A new study involving a Montreal researcher warns that losing just 1% of deep, slow-wave sleep per year in people aged 60 or older increases the risk of dementia by 27%.
Nighttime sleep typically involves several stages of deep, slow-wave sleep, which together account for about one-fifth of total sleep time.
“There have already been many hypotheses regarding the importance of deep slow-wave sleep for memory (…), but this is the first time we have shown that the loss of this deep slow-wave sleep can be associated with an increased risk of cancer.” “Alzheimer’s disease develops years later,” concluded researcher André-Anne Baril, from the University of Montreal.
The researchers looked at just under 350 people aged 60 or older who were participating in the Framingham Heart Study. Participants took part in two sleep studies — the first between 1995 and 1998 and the second between 2001 and 2003 — with an average interval of five years in between.
We then monitored the emergence of signs of dementia in these participants from the second study until 2018. About fifty cases of dementia were detected during the 17 years of follow-up. Even taking into account factors such as age, gender, smoking, use of sleeping pills, antidepressants and anxiolytics, every 1% decrease in deep sleep time increases the risk of dementia by 27%.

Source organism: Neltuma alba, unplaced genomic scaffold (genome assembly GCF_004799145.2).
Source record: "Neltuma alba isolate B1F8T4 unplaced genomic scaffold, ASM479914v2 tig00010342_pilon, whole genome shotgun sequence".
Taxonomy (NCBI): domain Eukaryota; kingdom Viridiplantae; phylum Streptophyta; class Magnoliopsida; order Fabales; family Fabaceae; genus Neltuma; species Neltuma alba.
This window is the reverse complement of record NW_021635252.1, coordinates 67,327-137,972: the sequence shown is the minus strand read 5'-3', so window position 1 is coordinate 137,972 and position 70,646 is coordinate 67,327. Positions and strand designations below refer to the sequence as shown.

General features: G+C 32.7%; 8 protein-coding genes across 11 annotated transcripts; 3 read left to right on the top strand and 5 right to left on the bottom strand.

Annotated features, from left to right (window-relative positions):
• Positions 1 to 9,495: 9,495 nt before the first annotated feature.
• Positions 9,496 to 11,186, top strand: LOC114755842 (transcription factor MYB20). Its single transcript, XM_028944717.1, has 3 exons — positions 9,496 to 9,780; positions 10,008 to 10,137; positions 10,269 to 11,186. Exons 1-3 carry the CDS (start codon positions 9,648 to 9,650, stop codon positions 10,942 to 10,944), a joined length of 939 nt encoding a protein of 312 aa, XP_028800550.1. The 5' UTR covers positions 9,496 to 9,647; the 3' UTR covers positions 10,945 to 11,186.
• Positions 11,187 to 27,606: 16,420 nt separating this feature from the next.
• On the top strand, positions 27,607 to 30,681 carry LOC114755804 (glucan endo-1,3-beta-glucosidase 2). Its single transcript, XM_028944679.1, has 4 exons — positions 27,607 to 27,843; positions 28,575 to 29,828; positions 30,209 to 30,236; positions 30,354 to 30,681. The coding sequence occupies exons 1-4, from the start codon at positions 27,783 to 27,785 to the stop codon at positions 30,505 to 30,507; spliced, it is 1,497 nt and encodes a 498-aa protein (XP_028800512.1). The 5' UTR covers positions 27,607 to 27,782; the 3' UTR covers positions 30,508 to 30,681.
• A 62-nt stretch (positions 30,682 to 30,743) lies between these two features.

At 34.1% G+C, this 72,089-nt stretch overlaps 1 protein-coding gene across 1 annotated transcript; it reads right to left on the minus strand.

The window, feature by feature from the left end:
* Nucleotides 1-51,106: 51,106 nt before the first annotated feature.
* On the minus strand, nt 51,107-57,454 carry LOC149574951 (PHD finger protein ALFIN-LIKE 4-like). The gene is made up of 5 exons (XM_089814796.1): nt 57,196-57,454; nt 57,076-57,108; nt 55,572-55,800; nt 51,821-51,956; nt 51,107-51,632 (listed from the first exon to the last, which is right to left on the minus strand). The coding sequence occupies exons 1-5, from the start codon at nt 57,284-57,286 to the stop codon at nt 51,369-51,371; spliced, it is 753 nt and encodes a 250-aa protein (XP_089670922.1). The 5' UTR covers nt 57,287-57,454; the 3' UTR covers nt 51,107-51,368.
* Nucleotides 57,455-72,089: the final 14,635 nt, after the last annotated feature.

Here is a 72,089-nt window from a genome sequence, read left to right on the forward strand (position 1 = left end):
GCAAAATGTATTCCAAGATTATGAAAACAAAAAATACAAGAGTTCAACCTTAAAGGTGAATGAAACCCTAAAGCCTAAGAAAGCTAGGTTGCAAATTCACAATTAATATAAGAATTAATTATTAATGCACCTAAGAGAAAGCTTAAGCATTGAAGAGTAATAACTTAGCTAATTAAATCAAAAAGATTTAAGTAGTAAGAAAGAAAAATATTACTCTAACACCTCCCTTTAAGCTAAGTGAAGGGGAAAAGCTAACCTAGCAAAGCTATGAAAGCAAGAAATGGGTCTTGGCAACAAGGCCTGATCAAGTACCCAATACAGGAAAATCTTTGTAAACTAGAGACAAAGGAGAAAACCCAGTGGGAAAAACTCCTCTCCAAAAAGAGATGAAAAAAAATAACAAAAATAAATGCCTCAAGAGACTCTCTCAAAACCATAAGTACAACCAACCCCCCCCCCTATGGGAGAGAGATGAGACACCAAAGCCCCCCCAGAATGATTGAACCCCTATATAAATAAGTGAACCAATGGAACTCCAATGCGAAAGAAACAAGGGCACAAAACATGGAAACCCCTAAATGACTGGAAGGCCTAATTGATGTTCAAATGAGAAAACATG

The exact nature of this association remains to be clarified. However, researchers know that during deep sleep the brain gets rid of metabolic waste, such as proteins that clump together in Alzheimer’s patients. So this may mean that deep sleep is a modifiable risk factor for dementia.
“We think there are several mechanisms for restorative sleep functions that occur[during deep slow-wave sleep],” Burrell said. There is also an important role for synaptic plasticity, memory, and enhanced learning that occurs during deep sleep.
We also do not know exactly in which direction the correlation is established. Since Alzheimer’s disease develops for several years before the first symptoms appear, it is not impossible that the disease itself could be responsible for the deep slow-wave sleep disorder.
“It can also be a vicious cycle,” Ms Burrell said. We sleep less well, it affects the brain, which affects sleep, etc. Our results suggest a significant association with deep slow-wave sleep, but this does not necessarily mean that it causes Alzheimer’s disease.
She added that currently available scientific data suggests that poor sleep quality can facilitate the pathological processes of Alzheimer’s disease, but the warning signs of Alzheimer’s disease can also affect sleep, “so there is a good chance that we are in a vicious cycle here.”
However, other studies have shown that regular physical activity can increase the amount of deep slow-wave sleep.
The results of this study were published in the medical journal JAMA Neurology.